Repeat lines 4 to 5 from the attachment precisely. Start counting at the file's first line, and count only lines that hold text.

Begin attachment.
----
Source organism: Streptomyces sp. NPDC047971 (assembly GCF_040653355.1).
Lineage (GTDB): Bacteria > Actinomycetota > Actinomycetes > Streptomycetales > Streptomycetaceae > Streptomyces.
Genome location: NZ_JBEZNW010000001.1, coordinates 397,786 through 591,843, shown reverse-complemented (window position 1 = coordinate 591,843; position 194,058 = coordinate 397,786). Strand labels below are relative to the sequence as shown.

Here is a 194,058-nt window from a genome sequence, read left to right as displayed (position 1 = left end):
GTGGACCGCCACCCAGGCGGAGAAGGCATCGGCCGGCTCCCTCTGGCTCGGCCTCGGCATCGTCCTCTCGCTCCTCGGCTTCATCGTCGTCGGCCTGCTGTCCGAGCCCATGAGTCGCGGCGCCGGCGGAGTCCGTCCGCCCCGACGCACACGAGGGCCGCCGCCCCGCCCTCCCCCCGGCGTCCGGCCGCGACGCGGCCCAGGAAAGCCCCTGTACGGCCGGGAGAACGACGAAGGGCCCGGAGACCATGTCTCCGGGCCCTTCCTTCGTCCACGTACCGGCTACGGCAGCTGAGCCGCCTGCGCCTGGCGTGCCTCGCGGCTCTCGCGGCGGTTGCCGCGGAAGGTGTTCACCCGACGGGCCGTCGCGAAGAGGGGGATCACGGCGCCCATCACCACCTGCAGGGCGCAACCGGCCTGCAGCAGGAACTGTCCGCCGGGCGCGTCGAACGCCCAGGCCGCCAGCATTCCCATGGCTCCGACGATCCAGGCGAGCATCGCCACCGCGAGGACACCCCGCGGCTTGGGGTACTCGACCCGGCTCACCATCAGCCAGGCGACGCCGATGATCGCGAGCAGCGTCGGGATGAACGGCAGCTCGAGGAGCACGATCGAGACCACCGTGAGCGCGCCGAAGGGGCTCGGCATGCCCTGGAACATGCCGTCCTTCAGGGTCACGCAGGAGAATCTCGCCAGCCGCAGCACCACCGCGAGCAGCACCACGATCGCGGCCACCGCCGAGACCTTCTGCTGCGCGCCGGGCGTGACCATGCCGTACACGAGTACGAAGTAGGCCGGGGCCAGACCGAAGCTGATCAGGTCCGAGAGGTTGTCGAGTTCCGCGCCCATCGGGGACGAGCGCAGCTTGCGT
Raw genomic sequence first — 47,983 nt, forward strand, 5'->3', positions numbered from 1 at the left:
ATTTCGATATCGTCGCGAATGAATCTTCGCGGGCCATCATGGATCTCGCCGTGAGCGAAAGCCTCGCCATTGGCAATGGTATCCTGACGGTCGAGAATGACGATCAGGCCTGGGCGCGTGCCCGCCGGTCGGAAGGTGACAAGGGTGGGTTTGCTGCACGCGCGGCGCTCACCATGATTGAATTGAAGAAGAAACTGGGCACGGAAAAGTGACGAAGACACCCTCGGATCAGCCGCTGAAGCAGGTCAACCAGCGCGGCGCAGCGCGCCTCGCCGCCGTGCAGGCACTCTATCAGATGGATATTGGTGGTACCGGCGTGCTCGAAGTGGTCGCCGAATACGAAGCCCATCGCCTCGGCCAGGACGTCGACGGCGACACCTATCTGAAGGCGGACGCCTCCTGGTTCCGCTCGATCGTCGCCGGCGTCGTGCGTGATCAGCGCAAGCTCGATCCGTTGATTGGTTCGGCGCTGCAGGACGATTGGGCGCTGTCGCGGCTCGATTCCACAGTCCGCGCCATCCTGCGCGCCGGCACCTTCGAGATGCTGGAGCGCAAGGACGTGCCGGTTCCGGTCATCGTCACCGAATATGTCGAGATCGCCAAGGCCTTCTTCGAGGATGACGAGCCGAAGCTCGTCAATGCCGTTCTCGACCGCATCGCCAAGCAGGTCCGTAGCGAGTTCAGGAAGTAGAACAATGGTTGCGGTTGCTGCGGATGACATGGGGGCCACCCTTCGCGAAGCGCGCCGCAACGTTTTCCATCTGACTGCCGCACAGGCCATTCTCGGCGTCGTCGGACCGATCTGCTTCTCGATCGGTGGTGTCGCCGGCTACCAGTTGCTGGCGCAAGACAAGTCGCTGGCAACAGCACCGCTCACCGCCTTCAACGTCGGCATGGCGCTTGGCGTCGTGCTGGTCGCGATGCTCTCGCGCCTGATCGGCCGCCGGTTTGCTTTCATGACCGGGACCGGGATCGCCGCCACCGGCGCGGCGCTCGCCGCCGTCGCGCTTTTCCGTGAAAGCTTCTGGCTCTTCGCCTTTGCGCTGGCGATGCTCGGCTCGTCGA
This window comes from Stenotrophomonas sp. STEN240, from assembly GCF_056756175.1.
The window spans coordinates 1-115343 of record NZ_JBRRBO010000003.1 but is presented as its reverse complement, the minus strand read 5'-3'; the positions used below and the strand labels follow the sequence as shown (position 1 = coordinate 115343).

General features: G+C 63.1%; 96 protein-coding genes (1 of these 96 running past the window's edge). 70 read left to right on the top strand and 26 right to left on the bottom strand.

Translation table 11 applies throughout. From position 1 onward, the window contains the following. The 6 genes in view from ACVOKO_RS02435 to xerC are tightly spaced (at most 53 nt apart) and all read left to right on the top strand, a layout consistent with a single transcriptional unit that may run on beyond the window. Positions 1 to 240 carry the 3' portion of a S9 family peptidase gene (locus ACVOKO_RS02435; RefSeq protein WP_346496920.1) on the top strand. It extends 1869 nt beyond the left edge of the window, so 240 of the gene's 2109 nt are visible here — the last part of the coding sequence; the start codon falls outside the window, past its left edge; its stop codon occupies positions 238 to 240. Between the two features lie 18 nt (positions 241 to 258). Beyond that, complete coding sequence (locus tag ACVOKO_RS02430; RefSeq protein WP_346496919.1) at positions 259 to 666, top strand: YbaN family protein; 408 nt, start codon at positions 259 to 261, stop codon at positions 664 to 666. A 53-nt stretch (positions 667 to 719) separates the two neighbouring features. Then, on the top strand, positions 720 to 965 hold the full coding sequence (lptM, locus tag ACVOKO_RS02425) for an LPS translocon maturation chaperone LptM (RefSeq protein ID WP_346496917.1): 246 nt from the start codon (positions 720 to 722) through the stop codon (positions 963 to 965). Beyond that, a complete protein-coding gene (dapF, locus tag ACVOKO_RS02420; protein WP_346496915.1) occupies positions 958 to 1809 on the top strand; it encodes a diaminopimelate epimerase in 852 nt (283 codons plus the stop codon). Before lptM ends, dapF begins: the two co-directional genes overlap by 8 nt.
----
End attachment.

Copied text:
Here is a 194,058-nt window from a genome sequence, read left to right as displayed (position 1 = left end):
GTGGACCGCCACCCAGGCGGAGAAGGCATCGGCCGGCTCCCTCTGGCTCGGCCTCGGCATCGTCCTCTCGCTCCTCGGCTTCATCGTCGTCGGCCTGCTGTCCGAGCCCATGAGTCGCGGCGCCGGCGGAGTCCGTCCGCCCCGACGCACACGAGGGCCGCCGCCCCGCCCTCCCCCCGGCGTCCGGCCGCGACGCGGCCCAGGAAAGCCCCTGTACGGCCGGGAGAACGACGAAGGGCCCGGAGACCATGTCTCCGGGCCCTTCCTTCGTCCACGTACCGGCTACGGCAGCTGAGCCGCCTGCGCCTGGCGTGCCTCGCGGCTCTCGCGGCGGTTGCCGCGGAAGGTGTTCACCCGACGGGCCGTCGCGAAGAGGGGGATCACGGCGCCCATCACCACCTGCAGGGCGCAACCGGCCTGCAGCAGGAACTGTCCGCCGGGCGCGTCGAACGCCCAGGCCGCCAGCATTCCCATGGCTCCGACGATCCAGGCGAGCATCGCCACCGCGAGGACACCCCGCGGCTTGGGGTACTCGACCCGGCTCACCATCAGCCAGGCGACGCCGATGATCGCGAGCAGCGTCGGGATGAACGGCAGCTCGAGGAGCACGATCGAGACCACCGTGAGCGCGCCGAAGGGGCTCGGCATGCCCTGGAACATGCCGTCCTTCAGGGTCACGCAGGAGAATCTCGCCAGCCGCAGCACCACCGCGAGCAGCACCACGATCGCGGCCACCGCCGAGACCTTCTGCTGCGCGCCGGGCGTGACCATGCCGTACACGAGTACGAAGTAGGCCGGGGCCAGACCGAAGCTGATCAGGTCCGAGAGGTTGTCGAGTTCCGCGCCCATCGGGGACGAGCGCAGCTTGCGT